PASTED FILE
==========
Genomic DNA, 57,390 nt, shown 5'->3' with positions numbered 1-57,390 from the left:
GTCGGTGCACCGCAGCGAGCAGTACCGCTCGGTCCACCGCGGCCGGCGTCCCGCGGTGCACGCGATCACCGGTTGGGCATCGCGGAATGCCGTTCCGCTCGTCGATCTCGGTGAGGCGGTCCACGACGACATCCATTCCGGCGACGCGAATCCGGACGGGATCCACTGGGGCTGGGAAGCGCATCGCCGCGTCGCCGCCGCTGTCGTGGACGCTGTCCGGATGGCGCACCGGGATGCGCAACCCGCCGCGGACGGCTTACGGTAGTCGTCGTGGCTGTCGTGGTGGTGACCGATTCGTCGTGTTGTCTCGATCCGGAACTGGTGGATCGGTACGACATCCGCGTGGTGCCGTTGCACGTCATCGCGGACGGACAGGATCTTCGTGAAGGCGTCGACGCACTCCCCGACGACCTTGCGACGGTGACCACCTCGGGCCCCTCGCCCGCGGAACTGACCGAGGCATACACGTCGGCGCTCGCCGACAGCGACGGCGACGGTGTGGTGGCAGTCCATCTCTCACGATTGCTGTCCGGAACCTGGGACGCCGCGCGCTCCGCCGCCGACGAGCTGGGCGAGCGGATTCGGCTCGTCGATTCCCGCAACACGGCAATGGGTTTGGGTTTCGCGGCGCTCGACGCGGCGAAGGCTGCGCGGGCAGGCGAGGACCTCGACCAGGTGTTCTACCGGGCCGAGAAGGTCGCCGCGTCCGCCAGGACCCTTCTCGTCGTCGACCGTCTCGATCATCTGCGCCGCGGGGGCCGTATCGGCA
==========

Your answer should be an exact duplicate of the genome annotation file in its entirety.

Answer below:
Genomic DNA, 57,390 nt, shown 5'->3' with positions numbered 1-57,390 from the left:
GTCGGTGCACCGCAGCGAGCAGTACCGCTCGGTCCACCGCGGCCGGCGTCCCGCGGTGCACGCGATCACCGGTTGGGCATCGCGGAATGCCGTTCCGCTCGTCGATCTCGGTGAGGCGGTCCACGACGACATCCATTCCGGCGACGCGAATCCGGACGGGATCCACTGGGGCTGGGAAGCGCATCGCCGCGTCGCCGCCGCTGTCGTGGACGCTGTCCGGATGGCGCACCGGGATGCGCAACCCGCCGCGGACGGCTTACGGTAGTCGTCGTGGCTGTCGTGGTGGTGACCGATTCGTCGTGTTGTCTCGATCCGGAACTGGTGGATCGGTACGACATCCGCGTGGTGCCGTTGCACGTCATCGCGGACGGACAGGATCTTCGTGAAGGCGTCGACGCACTCCCCGACGACCTTGCGACGGTGACCACCTCGGGCCCCTCGCCCGCGGAACTGACCGAGGCATACACGTCGGCGCTCGCCGACAGCGACGGCGACGGTGTGGTGGCAGTCCATCTCTCACGATTGCTGTCCGGAACCTGGGACGCCGCGCGCTCCGCCGCCGACGAGCTGGGCGAGCGGATTCGGCTCGTCGATTCCCGCAACACGGCAATGGGTTTGGGTTTCGCGGCGCTCGACGCGGCGAAGGCTGCGCGGGCAGGCGAGGACCTCGACCAGGTGTTCTACCGGGCCGAGAAGGTCGCCGCGTCCGCCAGGACCCTTCTCGTCGTCGACCGTCTCGATCATCTGCGCCGCGGGGGCCGTATCGGCA